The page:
The aim is to offer a level 6 programme in contextual and practical theology in a part-time mode to new ministers, which:
provides a progression route (typically building on a FdA) for two cohorts: Initial Ministerial Education, phase 2; and Readers
develops skills in a number of complementary methods of study, such as: philosophical, historical, systematic, dogmatic, phenomenological, linguistic, hermeneutical, empirical, speculative, and social scientific.
develops transferable skills such as communication; formulating and evaluating a coherent argument, the appropriate use of data and evidence, the awareness of the implications of divergent views; the exercise of personal responsibility and decision-making; resolving problems and making decisions in contexts involving some complexity.
further develops a pattern of personal and professional development in Christian studies and ministries.
qualifies students for admission to a postgraduate programmes in practical and applied theology.
Level 6: detailed knowledge and critical understanding of the subject, with reference to advanced scholarship and with an appreciation of uncertainty and ambiguity (all modules).
The knowledge will include:
understanding a range of data and data gathering necessary for qualitative research (particularly TH6120, TH6112, TH6117)
reading, analysis and interpretation of texts, authoritative for the practising community (particularly TH6114, TH6115)
major theories, movements and thinkers (all modules)
critical studies applied to the study of practices (TH6120, TH6117, TH6119, TH6112, TH6118)
application of themes from theology, religious studies and others to broader social and disciplinary contexts (TH6112, TH6118)
Level 6: apply a number of complementary methods of study, such as philosophical, historical, systematic, dogmatic, phenomenological, linguistic, hermeneutical, empirical, speculative, and social scientific to review, consolidate and extend their knowledge and understanding (all modules)
These skills will include:
ability to apply these methods to review, consolidate and extend their knowledge and understanding and inform their practice (all modules but particularly TH6120, TH6119, TH6118, TH6115, TH6117)
ability to understand how people have thought and acted in contexts other than the student's own (TH6120, TH6114)
capacity to give a clear and accurate account of a subject, marshal arguments in a clear way, and engage in debate and dialogue with respect for differing viewpoints (TH6112, TH6114, TH6115, TH6117)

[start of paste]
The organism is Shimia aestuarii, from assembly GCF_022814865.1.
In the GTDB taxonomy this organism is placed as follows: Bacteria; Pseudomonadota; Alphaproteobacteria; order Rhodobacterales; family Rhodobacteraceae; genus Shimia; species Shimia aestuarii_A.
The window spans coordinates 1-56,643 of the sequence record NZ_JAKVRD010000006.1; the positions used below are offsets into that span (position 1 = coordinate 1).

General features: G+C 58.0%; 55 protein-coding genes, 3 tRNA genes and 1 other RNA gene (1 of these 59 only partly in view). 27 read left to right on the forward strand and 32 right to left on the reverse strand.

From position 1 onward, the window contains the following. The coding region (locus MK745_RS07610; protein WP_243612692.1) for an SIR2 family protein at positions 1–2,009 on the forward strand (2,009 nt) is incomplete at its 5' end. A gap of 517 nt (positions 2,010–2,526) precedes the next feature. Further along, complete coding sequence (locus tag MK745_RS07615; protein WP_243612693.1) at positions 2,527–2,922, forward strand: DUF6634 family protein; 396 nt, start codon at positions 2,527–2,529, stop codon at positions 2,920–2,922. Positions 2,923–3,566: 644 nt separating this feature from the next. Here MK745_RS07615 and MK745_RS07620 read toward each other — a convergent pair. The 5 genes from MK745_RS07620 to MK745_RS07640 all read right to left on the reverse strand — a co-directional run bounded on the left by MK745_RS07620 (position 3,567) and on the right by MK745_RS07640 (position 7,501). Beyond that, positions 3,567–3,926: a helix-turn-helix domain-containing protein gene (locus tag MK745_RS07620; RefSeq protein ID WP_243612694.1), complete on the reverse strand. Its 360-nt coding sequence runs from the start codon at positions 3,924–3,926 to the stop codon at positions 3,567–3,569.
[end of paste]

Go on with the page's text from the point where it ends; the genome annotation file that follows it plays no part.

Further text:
ability to synthesise a range of views or information, developing critical analysis and questioning using theory (all modules)
Skills will include:
ability to develop projects and assignments which sustain and evaluate an argument, largely through independent enquiry and which draw on a range of scholarly resources which include research articles and primary sources (particularly TH6114, TH6115, TH6117)
competence to resolve problems and make decisions in contexts involving some complexity (particularly TH6120, TH611)
ability to work with others in their ministerial contexts to identify and develop research projects in a lifelong learning culture (all modules)
Skills will include:
presentation of material in a clearly written, coherently expressed manner, with a reasonable range of vocabulary and adequate style, with competence in spelling, punctuation and syntax (all modules)
application of number in some forms of research methodology and social scientific analysis (particularly TH6120)
use of information technology and computer skills to capture data and support research (all modules)
The programme offers students the opportunity to engage in the graduate level study of applied, contextual and practical theology. The core disciplines are those associated with Christian ministerial practice: Christian Theology, Biblical Studies, and Practical Theology and Ministry.
The core disciplines can be included/demonstrated in a number of ways and studies, research and assignments are negotiated and agreed so that each student fulfils the programme learning outcomes through studies appropriate to their needs and interests. The programme offers two pathways: one for Lay Ministers (typically licensed Readers in the Diocese of Chester) and the other for recently ordained ministers in Phase 2 of IME (Initial Ministerial Education). Each pathway comprises 4 x 20 credit modules and a 40-credit dissertation module. These modules combine both theological reading related to practice, and analysis and research arising from practice and experience in order to develop critical and theological reflexive skills with a view to improving practice.
Pathway for Lay Ministers (these are listed in the sequence in which they will typically be studied):
TH6120 Ministry Audit; Mission and Evangelism in Context or TH6112 Reflection on Ministerial Practice I
TH6119 Preaching in a Pastoral Context
TH6118 How Adults Learn: spiritually and theologically
TH6114 Theological Reading and Ministry I
TH6117 Dissertation in Practical Theology
Pathway for Ordained Ministers (listed in the sequence in which they will typically be studied):
TH6120 Ministry Audit; Mission and Evangelism in Context
TH6114 Theological Reading and Ministry I
TH6112 Reflections on Ministerial Practice I
TH6115 Theological Reading and Ministry II
TH6117 Dissertation in Practical Theology